The Multicore Association recently announced their latest creation, which aims to provide a common interface to abstract the hardware properties that are critical to enable multicore tools.
“The Multicore Association’s Software-Hardware Interface for Multi-Many Core (SHIM) will provide multicore hardware information in a standard format, enabling software tools vendors to more rapidly support platform components,” said Sven Brehmer, president and ceo of PolyCore Softare. “SHIM will make it easier for software developers to take advantage of, and optimize these components.”
“I’m looking forward to seeing PolyCore Software’s early adaptor implementation of SHIM, being that they are always true pioneers in the multicore arena,” said Markus Levy, president of the Multicore Association. “The company has always had a forward-looking approach to multicore, and their Poly-Mapper product should dovetail rather seamlessly into the use of SHIM to accelerate multicore program development.”
Original article from the Multicore Association
The Multicore Association™, a global non-profit organization that develops standards to speed time-to-market for products with multicore processor implementations, has announced its latest program to turbocharge the development of complex multicore and manycore applications. The effort launches a new working group, the Software-Hardware Interface for Multi-Many Core (SHIM), which will provide a common interface to abstract the hardware properties that matter to multicore tools.
Multicore and manycore system development often gets sidetracked because development tool vendors and runtime systems for these programs are challenged to support the virtually unlimited number of processor configurations. The Multicore Association is initiating the SHIM to facilitate better tool support and quicker time to market.
Unlike the IEEE IP-XACT standard that defines and describes electronic components for hardware design, the primary goal of the SHIM working group is to define an architecture description standard useful for software design. For example, the processor cores, the inter-core communication channels (in support of message passing protocols such as the Multicore Association’s MCAPI), the memory system (including hierarchy, topology, coherency, memory size, latency), the network-on-chip (NoC) and routing protocol, and hardware virtualization features are among the architectural features that SHIM will either directly or indirectly describe. The SHIM standard will be flexible enough to allow vendor-specific, non-standard architectural information for customized tools. And, while the SHIM standard itself will be publicly available, the vendor-specific information can remain confidential between a processor vendor and its development tool partners.
The Multicore Association’s SHIM standard will be beneficial for many types of tools, including performance estimation, system configuration, and hardware modeling. Performance information is critical for most software development tools, including performance analysis tools, auto-parallelizing compilers, and other parallelizing tools. Moreover, operating systems, middleware, and other runtime libraries require basic architectural information for system configuration. In addition, the SHIM standard can be used with hardware modeling to support architecture exploration. An important goal for SHIM is to align with work underway in the Multicore Association’s Tools Infrastructure Working Group (TIWG).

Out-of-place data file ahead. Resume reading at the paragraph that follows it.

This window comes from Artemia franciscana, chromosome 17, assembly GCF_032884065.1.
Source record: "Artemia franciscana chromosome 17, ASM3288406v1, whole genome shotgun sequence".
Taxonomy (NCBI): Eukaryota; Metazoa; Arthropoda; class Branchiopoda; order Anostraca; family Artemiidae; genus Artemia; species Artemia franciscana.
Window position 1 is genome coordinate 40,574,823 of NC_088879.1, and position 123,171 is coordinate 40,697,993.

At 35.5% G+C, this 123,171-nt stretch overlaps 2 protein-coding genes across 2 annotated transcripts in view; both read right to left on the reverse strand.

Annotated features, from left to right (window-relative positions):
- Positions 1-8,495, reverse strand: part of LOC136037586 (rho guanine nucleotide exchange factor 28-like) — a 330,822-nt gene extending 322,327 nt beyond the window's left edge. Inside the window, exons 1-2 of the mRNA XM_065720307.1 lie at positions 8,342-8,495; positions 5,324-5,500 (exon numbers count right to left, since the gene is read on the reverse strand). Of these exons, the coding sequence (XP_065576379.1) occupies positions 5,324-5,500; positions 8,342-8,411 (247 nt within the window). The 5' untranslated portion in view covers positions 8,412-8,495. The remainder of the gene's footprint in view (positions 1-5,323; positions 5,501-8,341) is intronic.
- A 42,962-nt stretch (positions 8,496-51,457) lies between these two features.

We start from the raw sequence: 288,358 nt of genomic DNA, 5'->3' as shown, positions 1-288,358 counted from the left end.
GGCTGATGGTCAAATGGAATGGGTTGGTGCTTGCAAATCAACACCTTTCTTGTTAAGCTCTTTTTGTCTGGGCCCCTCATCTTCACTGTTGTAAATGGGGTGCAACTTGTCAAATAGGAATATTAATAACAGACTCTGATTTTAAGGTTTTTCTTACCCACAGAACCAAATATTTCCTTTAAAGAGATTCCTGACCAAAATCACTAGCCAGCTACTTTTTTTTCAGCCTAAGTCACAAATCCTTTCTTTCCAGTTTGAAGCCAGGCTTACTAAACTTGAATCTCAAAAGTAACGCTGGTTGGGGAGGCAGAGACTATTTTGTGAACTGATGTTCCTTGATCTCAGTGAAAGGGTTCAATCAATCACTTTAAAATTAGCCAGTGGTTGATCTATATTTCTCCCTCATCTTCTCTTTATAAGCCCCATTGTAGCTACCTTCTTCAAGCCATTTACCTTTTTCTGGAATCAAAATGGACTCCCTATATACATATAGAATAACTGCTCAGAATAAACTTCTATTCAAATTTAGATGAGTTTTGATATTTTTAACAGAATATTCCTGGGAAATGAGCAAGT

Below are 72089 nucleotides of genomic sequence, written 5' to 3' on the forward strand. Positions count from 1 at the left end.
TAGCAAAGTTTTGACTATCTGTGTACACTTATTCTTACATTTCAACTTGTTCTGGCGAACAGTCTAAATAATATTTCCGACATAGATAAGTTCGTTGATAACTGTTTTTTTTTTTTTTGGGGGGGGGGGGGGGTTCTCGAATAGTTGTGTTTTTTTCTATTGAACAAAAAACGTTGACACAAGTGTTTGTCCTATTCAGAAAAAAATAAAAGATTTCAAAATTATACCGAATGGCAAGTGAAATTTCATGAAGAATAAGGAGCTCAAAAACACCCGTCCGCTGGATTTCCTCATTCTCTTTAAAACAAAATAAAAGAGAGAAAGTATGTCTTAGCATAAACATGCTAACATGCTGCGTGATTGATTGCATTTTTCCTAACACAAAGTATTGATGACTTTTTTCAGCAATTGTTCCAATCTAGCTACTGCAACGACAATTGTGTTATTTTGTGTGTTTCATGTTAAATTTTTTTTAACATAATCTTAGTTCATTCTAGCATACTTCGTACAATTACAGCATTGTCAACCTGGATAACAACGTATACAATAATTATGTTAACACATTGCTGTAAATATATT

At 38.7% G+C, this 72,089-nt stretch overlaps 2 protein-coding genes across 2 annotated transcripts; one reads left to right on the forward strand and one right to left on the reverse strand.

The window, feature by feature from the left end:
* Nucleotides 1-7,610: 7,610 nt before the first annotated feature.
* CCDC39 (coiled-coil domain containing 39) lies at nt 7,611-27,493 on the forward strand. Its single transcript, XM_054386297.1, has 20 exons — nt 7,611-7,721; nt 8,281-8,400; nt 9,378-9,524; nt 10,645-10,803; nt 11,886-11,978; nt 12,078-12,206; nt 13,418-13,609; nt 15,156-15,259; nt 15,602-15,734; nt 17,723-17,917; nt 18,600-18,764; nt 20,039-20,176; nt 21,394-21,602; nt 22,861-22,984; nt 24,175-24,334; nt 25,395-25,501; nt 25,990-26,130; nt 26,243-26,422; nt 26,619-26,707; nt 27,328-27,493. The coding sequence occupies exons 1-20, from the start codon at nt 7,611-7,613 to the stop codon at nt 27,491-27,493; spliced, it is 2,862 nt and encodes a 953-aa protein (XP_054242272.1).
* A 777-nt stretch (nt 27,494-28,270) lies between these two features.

The concept of SHIM was extracted from a Japanese government funded project to build a standardized ecosystem to support a manycore hardware/software platform. Initial recipients of this funding were eSOL, Nagoya University, Renesas Electronics, and TOPS Systems. Looking to expand the effort and develop a more comprehensive infrastructure, Masaki Gondo, Software CTO and GM of Technology at eSOL, volunteered to chair the SHIM Working Group within the Multicore Association. Currently, the member companies participating in the SHIM WG include Cavium, CriticalBlue, eSOL, Freescale Semiconductor, Mentor Graphics, Nagoya University, Nokia Siemens Networks, PolyCore Software, Renesas Electronics, Texas Instruments, TOPS Systems, Vector Fabrics, Wind River, and Xilinx.
“Through our work at eSOL, we have long realized the great benefit of having a standard model for describing hardware architectural features. At a minimum, SHIM will enable us to more easily support successive generations of SoCs from semiconductor vendors without requiring extensive development tool upgrades,” said Masaki Gondo. “The participants in the SHIM working group are highly motivated to develop the SHIM standard, as it will serve a critical need in the embedded industry.”
“The lack of high-quality and portable tools has kept system developers from fully utilizing the various multicore and manycore devices,” said Markus Levy, Multicore Association president. “Ultimately, SHIM will promote highly optimized tools that can provide efficient utilization of very complex SoCs and eliminate the need for users to comprehend 1000-page manuals to program all the device features.”
Inquiries regarding membership in the Multicore Association and participation in this working group should be made to Markus Levy. In line with the other working groups of the MCA, the SHIM specification will ultimately be publicly available to ensure unconstrained industry-wide adoption. Participation in this working group will ensure that your ideas are considered and potentially integrated into the specification. The working group expects to complete the first SHIM specification in 2014. For more information, visit the Multicore Association website.